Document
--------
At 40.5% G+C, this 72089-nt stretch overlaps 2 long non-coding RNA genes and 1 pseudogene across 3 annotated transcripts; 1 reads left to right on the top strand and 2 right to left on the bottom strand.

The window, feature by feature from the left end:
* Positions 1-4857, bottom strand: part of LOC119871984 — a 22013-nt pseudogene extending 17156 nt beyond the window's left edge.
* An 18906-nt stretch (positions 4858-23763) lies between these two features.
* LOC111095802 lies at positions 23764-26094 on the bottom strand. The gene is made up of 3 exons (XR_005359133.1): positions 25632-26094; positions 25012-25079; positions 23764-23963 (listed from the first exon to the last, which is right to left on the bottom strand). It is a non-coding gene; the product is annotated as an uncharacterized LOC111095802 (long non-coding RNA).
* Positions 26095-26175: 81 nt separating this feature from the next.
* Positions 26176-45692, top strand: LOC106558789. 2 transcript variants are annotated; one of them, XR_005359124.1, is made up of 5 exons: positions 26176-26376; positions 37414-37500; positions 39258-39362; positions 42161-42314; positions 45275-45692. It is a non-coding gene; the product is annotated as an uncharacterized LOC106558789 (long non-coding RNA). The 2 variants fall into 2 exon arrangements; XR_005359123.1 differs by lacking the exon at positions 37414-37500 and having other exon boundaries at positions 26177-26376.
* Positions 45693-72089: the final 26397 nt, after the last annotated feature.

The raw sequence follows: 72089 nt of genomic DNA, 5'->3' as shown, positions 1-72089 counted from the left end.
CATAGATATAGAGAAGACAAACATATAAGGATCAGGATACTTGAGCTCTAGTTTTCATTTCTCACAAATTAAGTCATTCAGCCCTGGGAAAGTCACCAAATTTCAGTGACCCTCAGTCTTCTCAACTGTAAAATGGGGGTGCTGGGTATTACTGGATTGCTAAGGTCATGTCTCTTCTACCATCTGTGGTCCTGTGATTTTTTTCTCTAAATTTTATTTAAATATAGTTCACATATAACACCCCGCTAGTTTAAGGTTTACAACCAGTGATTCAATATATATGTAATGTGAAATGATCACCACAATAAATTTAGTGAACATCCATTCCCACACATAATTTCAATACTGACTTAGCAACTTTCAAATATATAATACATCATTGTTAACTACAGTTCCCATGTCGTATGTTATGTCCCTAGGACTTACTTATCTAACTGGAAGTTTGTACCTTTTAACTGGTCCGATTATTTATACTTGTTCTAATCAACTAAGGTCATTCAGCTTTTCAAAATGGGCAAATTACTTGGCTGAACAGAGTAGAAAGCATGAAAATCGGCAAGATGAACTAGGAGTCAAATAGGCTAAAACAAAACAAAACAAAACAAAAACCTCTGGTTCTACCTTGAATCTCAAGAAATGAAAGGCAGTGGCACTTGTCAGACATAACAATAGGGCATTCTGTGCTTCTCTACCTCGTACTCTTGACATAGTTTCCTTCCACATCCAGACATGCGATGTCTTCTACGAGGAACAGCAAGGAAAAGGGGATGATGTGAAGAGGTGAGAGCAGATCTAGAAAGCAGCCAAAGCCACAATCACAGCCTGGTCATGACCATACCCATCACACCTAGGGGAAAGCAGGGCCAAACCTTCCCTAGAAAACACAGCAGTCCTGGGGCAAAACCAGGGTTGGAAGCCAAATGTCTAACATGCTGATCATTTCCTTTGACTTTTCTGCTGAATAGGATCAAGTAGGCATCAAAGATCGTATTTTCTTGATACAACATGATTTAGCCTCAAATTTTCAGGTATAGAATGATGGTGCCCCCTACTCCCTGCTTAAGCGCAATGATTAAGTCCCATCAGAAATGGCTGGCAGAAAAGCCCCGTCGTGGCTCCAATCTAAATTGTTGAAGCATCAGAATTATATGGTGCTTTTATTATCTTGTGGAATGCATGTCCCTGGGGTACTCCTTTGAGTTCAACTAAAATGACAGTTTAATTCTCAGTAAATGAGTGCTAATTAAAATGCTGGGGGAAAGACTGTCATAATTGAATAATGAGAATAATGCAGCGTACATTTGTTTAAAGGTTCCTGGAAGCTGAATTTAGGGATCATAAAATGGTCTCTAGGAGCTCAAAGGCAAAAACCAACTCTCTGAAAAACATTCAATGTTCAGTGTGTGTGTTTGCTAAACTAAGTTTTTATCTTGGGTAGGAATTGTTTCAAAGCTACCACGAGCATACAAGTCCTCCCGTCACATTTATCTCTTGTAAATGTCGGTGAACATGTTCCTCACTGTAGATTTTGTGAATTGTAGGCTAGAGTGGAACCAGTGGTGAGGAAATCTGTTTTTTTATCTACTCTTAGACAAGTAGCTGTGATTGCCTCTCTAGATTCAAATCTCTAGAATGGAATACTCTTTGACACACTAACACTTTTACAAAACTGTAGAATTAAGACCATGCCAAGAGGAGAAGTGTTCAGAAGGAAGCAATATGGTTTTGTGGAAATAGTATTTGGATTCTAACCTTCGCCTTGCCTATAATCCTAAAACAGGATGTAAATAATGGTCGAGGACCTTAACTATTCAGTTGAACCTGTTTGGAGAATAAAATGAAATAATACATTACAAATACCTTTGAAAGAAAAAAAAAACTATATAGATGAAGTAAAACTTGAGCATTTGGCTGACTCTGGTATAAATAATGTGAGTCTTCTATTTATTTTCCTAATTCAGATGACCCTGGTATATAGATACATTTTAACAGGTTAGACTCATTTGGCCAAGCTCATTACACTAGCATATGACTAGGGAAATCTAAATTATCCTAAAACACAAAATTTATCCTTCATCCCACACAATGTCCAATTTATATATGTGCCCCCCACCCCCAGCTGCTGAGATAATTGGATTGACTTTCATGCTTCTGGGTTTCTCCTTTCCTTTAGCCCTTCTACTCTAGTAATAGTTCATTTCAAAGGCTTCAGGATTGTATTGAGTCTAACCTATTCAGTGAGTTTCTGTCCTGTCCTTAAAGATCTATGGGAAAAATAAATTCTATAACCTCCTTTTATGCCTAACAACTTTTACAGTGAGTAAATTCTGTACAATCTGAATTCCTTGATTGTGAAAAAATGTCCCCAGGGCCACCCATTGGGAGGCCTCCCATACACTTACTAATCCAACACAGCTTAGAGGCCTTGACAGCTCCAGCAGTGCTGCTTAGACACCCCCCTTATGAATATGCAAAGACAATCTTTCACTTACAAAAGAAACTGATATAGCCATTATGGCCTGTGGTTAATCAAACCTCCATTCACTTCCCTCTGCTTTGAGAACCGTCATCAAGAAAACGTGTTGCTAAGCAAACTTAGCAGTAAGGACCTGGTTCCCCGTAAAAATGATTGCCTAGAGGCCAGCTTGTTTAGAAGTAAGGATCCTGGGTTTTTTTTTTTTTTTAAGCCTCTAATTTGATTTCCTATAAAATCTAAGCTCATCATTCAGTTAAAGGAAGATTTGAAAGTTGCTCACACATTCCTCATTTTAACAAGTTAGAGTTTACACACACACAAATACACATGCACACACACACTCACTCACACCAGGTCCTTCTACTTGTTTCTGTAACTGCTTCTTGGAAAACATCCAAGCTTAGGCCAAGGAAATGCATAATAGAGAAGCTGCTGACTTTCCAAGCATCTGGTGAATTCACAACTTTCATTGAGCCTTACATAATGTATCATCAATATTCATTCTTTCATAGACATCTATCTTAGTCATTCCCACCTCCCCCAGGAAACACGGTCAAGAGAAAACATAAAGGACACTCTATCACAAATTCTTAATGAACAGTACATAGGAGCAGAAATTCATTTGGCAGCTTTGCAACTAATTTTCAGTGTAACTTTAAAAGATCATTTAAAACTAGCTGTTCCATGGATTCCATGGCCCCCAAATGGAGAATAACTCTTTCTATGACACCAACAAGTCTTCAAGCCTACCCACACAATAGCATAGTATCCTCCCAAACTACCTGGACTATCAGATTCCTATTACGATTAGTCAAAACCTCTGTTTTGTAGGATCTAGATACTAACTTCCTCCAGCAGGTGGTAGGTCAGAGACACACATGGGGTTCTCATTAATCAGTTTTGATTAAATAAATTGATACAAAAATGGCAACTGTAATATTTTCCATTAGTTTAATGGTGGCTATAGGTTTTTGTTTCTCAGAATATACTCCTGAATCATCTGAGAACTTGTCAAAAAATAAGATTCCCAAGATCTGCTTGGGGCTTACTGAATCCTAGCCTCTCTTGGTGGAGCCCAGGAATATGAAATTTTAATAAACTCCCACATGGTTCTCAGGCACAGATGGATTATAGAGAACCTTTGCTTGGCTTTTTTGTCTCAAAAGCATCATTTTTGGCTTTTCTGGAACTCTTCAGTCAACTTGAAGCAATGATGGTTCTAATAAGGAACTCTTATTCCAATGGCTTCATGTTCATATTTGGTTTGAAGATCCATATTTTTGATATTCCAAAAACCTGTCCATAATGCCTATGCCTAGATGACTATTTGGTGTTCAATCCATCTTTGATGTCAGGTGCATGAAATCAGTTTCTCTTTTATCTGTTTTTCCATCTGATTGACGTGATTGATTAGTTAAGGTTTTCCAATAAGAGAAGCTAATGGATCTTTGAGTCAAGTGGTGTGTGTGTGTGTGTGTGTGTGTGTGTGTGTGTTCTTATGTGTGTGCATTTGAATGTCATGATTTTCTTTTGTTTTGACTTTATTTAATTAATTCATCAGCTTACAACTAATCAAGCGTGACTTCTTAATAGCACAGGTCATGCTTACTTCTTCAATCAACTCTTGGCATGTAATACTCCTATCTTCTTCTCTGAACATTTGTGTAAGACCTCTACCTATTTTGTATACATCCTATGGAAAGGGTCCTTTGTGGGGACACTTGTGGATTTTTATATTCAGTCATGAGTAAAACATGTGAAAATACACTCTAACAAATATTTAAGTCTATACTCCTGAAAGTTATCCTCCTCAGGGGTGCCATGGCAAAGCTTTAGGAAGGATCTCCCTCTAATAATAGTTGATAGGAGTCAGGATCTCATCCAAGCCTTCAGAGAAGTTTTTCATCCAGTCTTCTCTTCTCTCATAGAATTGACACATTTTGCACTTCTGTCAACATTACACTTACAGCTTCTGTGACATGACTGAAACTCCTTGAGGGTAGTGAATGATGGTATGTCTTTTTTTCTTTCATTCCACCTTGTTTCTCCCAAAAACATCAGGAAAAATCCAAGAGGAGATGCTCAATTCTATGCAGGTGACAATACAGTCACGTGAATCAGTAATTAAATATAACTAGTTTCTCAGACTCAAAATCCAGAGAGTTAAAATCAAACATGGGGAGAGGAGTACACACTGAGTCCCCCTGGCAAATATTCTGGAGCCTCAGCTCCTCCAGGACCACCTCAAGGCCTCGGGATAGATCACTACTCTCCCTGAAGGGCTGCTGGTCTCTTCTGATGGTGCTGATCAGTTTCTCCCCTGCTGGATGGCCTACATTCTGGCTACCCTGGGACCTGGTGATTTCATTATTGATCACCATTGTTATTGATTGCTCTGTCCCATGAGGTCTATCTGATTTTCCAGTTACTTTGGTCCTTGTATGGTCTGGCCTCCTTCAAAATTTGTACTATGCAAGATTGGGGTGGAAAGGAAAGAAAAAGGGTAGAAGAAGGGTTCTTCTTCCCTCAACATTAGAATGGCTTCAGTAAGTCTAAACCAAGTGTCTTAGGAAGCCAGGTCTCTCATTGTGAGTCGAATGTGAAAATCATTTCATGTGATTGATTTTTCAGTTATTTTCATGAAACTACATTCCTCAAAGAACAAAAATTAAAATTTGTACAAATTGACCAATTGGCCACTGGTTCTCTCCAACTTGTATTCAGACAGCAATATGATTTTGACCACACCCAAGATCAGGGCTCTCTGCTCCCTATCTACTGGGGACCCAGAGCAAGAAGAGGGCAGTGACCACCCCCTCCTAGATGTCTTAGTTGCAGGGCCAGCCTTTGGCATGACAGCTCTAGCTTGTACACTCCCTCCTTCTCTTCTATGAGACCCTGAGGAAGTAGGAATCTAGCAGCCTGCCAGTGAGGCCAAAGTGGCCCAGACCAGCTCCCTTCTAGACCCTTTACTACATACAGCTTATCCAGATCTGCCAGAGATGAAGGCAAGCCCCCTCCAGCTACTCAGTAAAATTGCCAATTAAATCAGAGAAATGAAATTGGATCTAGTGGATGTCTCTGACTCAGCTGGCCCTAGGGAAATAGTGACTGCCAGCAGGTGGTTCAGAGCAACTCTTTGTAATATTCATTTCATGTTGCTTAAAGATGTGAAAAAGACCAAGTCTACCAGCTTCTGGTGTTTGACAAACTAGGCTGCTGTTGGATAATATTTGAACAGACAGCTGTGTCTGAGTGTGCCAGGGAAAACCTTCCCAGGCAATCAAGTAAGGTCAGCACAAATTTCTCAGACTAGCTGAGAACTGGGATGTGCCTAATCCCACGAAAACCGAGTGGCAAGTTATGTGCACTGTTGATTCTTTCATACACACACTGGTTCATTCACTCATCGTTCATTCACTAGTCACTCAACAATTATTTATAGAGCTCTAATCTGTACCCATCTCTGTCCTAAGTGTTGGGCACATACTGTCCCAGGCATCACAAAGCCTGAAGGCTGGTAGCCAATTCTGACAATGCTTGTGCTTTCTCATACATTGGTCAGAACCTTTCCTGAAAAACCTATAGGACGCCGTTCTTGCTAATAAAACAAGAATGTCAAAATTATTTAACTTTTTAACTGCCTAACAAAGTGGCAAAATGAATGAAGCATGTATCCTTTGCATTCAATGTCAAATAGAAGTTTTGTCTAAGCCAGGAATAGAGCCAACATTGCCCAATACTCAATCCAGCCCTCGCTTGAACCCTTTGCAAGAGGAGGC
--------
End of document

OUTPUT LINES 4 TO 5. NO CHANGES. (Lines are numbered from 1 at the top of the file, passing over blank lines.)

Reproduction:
* An 18906-nt stretch (positions 4858-23763) lies between these two features.
* LOC111095802 lies at positions 23764-26094 on the bottom strand. The gene is made up of 3 exons (XR_005359133.1): positions 25632-26094; positions 25012-25079; positions 23764-23963 (listed from the first exon to the last, which is right to left on the bottom strand). It is a non-coding gene; the product is annotated as an uncharacterized LOC111095802 (long non-coding RNA).